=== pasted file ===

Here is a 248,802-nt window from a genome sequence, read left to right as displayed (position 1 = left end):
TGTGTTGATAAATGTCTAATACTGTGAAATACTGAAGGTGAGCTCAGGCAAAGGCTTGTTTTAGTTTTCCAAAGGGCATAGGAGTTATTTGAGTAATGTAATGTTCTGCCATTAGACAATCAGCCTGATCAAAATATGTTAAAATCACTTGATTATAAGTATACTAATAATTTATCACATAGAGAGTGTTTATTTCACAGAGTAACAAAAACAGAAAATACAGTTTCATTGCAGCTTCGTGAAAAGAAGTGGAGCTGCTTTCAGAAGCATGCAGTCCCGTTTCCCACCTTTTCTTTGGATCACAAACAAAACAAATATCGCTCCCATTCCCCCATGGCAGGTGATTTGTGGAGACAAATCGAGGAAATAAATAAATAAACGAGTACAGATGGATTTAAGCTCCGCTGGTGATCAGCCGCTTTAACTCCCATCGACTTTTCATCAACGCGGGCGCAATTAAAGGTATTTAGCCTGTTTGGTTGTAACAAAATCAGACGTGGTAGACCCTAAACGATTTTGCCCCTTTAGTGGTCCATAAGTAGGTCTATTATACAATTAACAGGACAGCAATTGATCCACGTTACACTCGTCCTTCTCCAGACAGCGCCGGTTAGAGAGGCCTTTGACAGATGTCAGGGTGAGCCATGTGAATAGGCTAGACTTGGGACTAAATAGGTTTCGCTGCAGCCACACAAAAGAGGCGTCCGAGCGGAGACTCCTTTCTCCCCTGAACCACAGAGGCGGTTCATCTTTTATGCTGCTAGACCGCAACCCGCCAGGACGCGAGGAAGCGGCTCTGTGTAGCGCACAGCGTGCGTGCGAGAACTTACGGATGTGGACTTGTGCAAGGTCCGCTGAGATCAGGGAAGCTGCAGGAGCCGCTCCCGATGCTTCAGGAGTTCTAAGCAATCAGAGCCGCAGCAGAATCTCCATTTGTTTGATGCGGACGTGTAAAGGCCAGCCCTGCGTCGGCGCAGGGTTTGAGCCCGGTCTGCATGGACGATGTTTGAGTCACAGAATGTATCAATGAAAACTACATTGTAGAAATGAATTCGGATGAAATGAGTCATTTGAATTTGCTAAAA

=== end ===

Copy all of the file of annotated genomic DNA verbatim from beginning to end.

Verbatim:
Here is a 248,802-nt window from a genome sequence, read left to right as displayed (position 1 = left end):
TGTGTTGATAAATGTCTAATACTGTGAAATACTGAAGGTGAGCTCAGGCAAAGGCTTGTTTTAGTTTTCCAAAGGGCATAGGAGTTATTTGAGTAATGTAATGTTCTGCCATTAGACAATCAGCCTGATCAAAATATGTTAAAATCACTTGATTATAAGTATACTAATAATTTATCACATAGAGAGTGTTTATTTCACAGAGTAACAAAAACAGAAAATACAGTTTCATTGCAGCTTCGTGAAAAGAAGTGGAGCTGCTTTCAGAAGCATGCAGTCCCGTTTCCCACCTTTTCTTTGGATCACAAACAAAACAAATATCGCTCCCATTCCCCCATGGCAGGTGATTTGTGGAGACAAATCGAGGAAATAAATAAATAAACGAGTACAGATGGATTTAAGCTCCGCTGGTGATCAGCCGCTTTAACTCCCATCGACTTTTCATCAACGCGGGCGCAATTAAAGGTATTTAGCCTGTTTGGTTGTAACAAAATCAGACGTGGTAGACCCTAAACGATTTTGCCCCTTTAGTGGTCCATAAGTAGGTCTATTATACAATTAACAGGACAGCAATTGATCCACGTTACACTCGTCCTTCTCCAGACAGCGCCGGTTAGAGAGGCCTTTGACAGATGTCAGGGTGAGCCATGTGAATAGGCTAGACTTGGGACTAAATAGGTTTCGCTGCAGCCACACAAAAGAGGCGTCCGAGCGGAGACTCCTTTCTCCCCTGAACCACAGAGGCGGTTCATCTTTTATGCTGCTAGACCGCAACCCGCCAGGACGCGAGGAAGCGGCTCTGTGTAGCGCACAGCGTGCGTGCGAGAACTTACGGATGTGGACTTGTGCAAGGTCCGCTGAGATCAGGGAAGCTGCAGGAGCCGCTCCCGATGCTTCAGGAGTTCTAAGCAATCAGAGCCGCAGCAGAATCTCCATTTGTTTGATGCGGACGTGTAAAGGCCAGCCCTGCGTCGGCGCAGGGTTTGAGCCCGGTCTGCATGGACGATGTTTGAGTCACAGAATGTATCAATGAAAACTACATTGTAGAAATGAATTCGGATGAAATGAGTCATTTGAATTTGCTAAAA